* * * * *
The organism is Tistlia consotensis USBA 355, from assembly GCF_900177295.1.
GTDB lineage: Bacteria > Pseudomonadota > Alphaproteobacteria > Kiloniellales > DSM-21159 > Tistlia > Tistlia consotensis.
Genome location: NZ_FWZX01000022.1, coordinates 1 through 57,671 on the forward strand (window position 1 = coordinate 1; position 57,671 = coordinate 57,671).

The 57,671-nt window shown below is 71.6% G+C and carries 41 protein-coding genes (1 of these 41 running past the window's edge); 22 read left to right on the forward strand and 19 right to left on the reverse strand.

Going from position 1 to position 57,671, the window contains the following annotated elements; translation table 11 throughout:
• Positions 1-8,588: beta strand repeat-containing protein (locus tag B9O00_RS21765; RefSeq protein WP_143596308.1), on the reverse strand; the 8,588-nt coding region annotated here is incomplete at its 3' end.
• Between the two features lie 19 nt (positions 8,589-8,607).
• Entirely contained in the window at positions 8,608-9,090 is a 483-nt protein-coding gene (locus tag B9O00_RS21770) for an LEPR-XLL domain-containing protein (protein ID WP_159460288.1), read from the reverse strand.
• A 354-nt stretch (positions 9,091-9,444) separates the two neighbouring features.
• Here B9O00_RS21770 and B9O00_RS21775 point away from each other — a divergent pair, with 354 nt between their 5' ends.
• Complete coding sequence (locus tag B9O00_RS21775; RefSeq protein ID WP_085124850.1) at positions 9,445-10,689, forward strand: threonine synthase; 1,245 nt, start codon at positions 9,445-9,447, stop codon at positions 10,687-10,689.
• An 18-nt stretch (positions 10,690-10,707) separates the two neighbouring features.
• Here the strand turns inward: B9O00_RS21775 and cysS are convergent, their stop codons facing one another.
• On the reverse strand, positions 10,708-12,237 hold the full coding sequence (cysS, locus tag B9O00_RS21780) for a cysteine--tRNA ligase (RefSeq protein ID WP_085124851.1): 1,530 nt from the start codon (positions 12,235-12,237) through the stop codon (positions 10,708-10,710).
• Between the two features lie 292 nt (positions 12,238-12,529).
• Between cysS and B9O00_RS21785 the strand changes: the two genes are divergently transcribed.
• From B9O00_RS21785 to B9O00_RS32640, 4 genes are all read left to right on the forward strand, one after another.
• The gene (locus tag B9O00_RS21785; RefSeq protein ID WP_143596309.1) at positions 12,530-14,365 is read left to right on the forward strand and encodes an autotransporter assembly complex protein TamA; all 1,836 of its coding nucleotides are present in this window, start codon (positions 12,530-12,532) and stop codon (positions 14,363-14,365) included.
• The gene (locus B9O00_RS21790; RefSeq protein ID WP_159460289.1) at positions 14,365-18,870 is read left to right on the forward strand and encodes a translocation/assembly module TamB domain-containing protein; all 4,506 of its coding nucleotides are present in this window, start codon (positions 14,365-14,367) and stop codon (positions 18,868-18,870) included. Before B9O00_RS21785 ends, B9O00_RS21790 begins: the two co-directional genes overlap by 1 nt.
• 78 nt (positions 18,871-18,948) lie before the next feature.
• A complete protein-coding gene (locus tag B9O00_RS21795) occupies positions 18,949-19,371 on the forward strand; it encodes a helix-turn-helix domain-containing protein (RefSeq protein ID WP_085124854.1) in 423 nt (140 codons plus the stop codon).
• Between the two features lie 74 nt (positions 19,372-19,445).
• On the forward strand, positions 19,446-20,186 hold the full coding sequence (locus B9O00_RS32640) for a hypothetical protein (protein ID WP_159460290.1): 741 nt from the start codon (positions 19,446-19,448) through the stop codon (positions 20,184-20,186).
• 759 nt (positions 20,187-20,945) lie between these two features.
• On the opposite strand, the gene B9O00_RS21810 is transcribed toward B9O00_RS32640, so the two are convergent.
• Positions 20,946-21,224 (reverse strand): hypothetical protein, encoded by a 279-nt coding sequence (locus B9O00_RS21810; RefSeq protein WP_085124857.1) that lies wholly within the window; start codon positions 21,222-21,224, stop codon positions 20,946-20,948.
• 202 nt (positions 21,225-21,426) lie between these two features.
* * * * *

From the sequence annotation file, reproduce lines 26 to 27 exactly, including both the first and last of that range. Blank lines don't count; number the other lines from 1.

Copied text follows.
• Positions 20,946-21,224 (reverse strand): hypothetical protein, encoded by a 279-nt coding sequence (locus B9O00_RS21810; RefSeq protein WP_085124857.1) that lies wholly within the window; start codon positions 21,222-21,224, stop codon positions 20,946-20,948.
• 202 nt (positions 21,225-21,426) lie between these two features.